Accordingly, in the present invention, the control unit 31 is designed such that all diodes 14 are driven simultaneously whereby the analyzer 32 constantly receives signals from all wells 12 and is able to monitor the signals over a long time interval or, illustratively, may integrate the test values of the individual specimens into a mean value.

In order for the analyzer to discriminate between the individual specimens in the wells 12, the control unit is designed to modulate the light of all diodes 14 by means of different signals. Modulation is preferably amplitude modulation and the applied modulation signals are preferably square. This feature allows simple digital generation and digital analysis of the signals. Instead of the shown control unit 31, separate individual control units also may be used, which are individually associated with the LEDs 14. The LEDs 14 may be driven individually or, in special cases, in groups.

In one preferred embodiment, the individual signals differ in their frequencies. Accordingly, each LED 14 is modulated at a different frequency.

If the analyzer 32 knows the frequencies being used (for instance being permanently programmed into it), then the analyzer shall be able, by means of known algorithms, to filter the individual signals out of the summed light signal from all wells 12 acquired by the sensor 27, for instance by use of appropriate frequency filters.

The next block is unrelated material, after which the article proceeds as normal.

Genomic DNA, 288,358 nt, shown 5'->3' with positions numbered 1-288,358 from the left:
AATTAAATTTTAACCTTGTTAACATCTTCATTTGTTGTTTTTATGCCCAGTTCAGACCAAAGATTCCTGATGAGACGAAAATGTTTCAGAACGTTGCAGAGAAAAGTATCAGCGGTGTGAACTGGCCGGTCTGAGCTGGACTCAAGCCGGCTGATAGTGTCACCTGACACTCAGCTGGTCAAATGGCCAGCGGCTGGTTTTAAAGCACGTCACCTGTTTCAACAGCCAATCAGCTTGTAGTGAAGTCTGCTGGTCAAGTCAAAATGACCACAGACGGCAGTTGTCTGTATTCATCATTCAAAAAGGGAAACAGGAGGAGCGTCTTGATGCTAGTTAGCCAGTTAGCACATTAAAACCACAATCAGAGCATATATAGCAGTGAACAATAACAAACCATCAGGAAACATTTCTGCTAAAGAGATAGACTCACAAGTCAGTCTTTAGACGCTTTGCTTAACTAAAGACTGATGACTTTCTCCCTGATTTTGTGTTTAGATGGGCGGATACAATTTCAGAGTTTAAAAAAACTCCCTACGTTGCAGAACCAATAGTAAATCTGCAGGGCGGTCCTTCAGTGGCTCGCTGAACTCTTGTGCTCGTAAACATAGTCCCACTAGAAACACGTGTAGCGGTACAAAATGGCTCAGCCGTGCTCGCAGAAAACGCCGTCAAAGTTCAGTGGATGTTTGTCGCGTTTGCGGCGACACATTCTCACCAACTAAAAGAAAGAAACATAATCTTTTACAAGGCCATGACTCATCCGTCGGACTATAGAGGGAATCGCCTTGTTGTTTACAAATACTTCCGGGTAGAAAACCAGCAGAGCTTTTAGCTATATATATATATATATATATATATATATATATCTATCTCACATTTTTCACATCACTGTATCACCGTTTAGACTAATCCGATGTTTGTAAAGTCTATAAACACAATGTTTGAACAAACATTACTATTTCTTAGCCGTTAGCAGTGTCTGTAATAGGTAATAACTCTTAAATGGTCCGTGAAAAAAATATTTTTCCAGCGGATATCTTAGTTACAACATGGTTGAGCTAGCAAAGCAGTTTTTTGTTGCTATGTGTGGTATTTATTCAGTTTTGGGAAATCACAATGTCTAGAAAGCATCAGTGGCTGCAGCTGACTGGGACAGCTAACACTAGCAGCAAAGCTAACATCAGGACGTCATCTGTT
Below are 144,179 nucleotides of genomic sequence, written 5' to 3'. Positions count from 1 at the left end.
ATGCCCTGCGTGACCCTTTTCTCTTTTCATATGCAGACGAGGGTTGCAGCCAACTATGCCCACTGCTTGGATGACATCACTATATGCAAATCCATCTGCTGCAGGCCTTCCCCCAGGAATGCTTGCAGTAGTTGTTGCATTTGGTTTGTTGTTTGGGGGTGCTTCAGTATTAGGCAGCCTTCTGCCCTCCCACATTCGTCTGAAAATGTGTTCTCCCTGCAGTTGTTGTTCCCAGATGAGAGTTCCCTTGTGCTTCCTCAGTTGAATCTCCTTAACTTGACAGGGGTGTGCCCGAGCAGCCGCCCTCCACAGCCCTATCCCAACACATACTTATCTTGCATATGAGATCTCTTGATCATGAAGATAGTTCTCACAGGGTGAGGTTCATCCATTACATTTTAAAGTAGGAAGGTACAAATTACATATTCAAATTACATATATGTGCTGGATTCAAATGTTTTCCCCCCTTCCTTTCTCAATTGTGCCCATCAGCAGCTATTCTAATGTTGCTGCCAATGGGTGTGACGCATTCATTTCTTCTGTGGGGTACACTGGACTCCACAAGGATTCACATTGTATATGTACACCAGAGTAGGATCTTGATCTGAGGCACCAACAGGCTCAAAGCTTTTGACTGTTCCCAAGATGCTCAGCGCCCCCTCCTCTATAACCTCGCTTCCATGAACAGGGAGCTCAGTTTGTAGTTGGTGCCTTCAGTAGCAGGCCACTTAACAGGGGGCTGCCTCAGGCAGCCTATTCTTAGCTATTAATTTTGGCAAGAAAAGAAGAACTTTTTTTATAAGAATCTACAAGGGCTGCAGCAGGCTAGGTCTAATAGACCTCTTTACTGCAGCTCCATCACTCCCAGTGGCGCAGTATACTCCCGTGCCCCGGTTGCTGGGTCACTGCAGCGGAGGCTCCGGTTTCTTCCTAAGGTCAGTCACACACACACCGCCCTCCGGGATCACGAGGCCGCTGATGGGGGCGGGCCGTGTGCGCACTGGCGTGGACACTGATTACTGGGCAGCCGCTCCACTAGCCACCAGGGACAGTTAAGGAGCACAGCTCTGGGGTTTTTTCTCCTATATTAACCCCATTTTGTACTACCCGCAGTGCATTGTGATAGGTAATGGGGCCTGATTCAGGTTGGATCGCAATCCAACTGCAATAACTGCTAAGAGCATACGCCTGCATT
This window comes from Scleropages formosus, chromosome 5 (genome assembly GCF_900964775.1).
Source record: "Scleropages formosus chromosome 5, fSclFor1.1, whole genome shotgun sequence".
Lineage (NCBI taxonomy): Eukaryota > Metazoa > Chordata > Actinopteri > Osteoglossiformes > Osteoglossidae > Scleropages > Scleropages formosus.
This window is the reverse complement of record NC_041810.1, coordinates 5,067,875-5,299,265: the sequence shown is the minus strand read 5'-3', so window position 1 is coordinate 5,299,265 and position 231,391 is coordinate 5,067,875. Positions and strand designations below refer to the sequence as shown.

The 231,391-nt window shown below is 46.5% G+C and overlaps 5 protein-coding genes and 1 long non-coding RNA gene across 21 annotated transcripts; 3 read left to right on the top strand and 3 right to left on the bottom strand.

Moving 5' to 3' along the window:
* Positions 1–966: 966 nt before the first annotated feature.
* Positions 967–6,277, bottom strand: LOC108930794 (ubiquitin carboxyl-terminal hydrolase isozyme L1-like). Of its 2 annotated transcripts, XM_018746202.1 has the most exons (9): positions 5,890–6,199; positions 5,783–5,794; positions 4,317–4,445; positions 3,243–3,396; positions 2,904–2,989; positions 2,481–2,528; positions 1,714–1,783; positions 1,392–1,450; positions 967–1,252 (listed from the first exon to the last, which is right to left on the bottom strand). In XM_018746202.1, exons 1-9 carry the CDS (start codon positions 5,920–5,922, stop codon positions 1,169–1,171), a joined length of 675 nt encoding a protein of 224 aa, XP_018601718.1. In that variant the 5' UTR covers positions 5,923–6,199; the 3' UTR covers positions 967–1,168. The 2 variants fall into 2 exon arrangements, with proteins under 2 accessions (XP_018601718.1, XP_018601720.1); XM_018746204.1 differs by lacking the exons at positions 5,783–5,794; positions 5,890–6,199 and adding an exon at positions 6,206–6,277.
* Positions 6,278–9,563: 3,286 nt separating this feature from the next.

However, the frequencies are preferably communicated from the control unit 31 through the cable 33 to the analyzer 32. Especially in the case of many frequencies close to one another, the best approach is to generate the frequencies in the analyzer 31 from a master clock and a specific algorithm (for instance a frequency division procedure). The timing from the master clock may then be applied through the cable 33 to the analyzer 32, which is able to generate the frequencies according to the same algorithm. In this manner optimal synchronization may be attained.

An appropriate way to filter the signals from the various wells 12 out of the summed signal of all specimens picked up by the sensor 27 consists in subjecting the summed signal in the analyzer 32 by means of appropriate circuitry to a Fourier analysis and then to retrieve the amplitudes corresponding to the signal of the particular wells 12 at the various frequencies of the individual signals.

When all LEDs 14 are driven simultaneously, a signal may be modulated on all LEDs that will differ for each LED from the signal of the other LEDs by the code sequence. The most appropriate square signals for this purpose for instance may be 1-1-0-1-1-0-1 . . . or 1-0-1-1-0-0-0-1,,, Advantageously, especially with respect to a very large number of specimens or wells 12, the signals shall be mutually orthogonal. The signals may be repeated at different code sequences in a fixed cycle. The signals also are being applied by the control unit 31 through the line 33 to the analyzer 32, which multiplies the summed signal of the sensor 27 from the different codes by the individual codes and, in this manner, is able to determine the amplitudes from the particular wells 12.

Patent Citations
Cited PatentFiling datePublication dateApplicantTitle
US4343991May 21, 1980Aug 10, 1982Olympus Optical Co., Ltd.Sample detector
US4628026 *Nov 15, 1983Dec 9, 1986Dietlind GardellMethod and apparatus for automated double fluorochromization analysis in lymphocytotoxicity testing
US5038258Feb 26, 1990Aug 6, 1991Carl-Zeiss-StiftungIlluminating arrangement for illuminating an object with incident light